Russia — Bandit Nation
“I came today as I am deeply sorry and disgusted for Russia: how can you just shoot people down in broad daylight in the centre of Moscow?”
— Alexandra Fomina, a prominent Russian artist, visiting the scene of the Markelov assassination the day after the killing
“We will not apologize for our way of life, nor will we waver in its defense, and for those who seek to advance their aims by inducing terror and slaughtering innocents, we say to you now that our spirit is stronger and cannot be broken; you cannot outlast us, and we will defeat you.”
— U.S. President Barack H. Obama, Inaugural Address
Once again, as they have been doing for centuries, like a pack of wild dogs the people of Russia have mauled and destroyed one of their greatest patriots. From Dostoevsky through Solzhenitsyn to Politkovskaya and now most recently Stanislav Markelov, Russians seem to relish spilling the blood of those who love the nation and elevating to highest authority those who would obliterate it. What nation can expect to survive such a course of conduct?
There are of course no words we can call upon which can adequately condemn the cowardice and malignant evil displayed on Monday afternoon by the vile reptiles who scurry through the Moscow Kremlin when their henchman sneaked up behind Markelov, one of Russia’s greatest living patriots, and put a bullet in the back of his head. The venal reptiles did not even have the courage to face him, or to use a normal pistol. Instead, they relied upon a silencer in hopes of slinking off into the shadows unnoticed, and they did not hesitate to kill a valiant young woman — Anastasia Barburova — a university student, another great Russian patriot, who dared to challenge their action.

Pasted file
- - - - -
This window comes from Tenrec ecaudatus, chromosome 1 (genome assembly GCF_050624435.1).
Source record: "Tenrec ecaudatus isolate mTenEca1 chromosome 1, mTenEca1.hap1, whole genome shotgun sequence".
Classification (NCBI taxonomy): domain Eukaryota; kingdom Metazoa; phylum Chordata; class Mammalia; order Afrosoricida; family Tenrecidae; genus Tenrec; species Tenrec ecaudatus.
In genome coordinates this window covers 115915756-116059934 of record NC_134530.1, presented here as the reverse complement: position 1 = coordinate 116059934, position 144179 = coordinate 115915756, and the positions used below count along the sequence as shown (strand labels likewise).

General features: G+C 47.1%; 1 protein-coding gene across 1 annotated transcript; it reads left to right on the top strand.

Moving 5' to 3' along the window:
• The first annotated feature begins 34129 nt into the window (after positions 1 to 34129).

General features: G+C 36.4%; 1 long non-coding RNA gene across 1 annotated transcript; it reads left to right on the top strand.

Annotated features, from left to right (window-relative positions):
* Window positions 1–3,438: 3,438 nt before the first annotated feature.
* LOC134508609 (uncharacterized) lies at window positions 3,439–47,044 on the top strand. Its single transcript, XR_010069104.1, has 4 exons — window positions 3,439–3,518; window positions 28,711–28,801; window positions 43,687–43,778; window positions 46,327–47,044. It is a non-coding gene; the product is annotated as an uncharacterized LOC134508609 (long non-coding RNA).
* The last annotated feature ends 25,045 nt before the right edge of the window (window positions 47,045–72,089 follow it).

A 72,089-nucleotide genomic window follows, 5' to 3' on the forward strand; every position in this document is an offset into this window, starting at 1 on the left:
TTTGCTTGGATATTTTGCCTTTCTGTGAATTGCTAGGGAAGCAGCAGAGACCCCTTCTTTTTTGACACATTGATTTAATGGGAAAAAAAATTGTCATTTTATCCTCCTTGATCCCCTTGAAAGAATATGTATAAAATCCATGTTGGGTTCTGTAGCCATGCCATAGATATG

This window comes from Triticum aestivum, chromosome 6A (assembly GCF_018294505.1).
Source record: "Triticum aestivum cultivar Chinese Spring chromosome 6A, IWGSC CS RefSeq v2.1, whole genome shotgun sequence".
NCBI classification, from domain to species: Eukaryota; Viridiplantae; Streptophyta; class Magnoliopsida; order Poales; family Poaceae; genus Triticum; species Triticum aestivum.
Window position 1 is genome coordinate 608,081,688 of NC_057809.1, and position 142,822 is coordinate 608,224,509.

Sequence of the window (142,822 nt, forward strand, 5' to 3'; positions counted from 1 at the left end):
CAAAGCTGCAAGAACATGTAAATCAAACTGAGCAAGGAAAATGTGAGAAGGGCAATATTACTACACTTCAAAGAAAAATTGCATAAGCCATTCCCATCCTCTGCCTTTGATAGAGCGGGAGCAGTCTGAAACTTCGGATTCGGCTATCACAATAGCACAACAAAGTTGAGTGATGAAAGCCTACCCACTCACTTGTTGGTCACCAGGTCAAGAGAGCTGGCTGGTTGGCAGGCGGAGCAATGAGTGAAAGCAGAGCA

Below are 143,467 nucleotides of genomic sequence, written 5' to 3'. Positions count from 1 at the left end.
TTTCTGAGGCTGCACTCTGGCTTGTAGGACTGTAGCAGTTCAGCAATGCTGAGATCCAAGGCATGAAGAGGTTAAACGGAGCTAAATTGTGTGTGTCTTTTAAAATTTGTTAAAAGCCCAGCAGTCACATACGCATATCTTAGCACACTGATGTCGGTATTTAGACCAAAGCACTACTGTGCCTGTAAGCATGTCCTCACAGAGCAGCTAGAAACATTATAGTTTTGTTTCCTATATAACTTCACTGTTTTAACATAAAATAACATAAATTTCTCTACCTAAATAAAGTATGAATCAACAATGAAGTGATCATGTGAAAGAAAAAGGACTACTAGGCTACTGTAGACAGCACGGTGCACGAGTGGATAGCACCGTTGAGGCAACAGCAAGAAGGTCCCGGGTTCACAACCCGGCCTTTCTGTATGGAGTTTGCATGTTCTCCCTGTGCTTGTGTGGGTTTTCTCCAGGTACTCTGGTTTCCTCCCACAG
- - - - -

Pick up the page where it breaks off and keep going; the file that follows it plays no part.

These Stalinesque murders defy written condemnation not only because they are so inhuman, but also because they are only the latest in such a horrifyingly long litany of barbaric killings. It is more than ten years now since November 1998 when, less than four months after Vladimir Putin took the reins of power at the KGB (by then renamed FSB), Russia’s most ferocious defender of human rights, perhaps who ever lived, namely Galina Starovoitova, was shot down at her apartment building in St. Petersburg. Fast forward to October 2006, and Anna Politkovskaya, the direct successor to Statovoitova, meets exactly the same fate, with dozens of other lesser-known fatalities in between. And now Markelov, the lawyer counterpart to Politkovskaya, who in fact served as her legal counsel, and Barburova, one of Politkovskaya’s disciples. It seems the people of Russia, through their official representatives, mean to rend up the tree of liberty root and branch and fling in onto their pagan bonfire.
We condemn their suicidal ignorance, cowardice and malice. Russia appears to be a nation of bandits governed by bandits with no intention or even desire for anything remotely like civilization. We are appalled. The people of Russia stand teetering on the precipice of a chasm of absolute barbarism from which, upon falling in, there is no escape. It hard at this moment to decide whether the world would be better off reaching out desperately to get them away from the brink or better off pushing them in.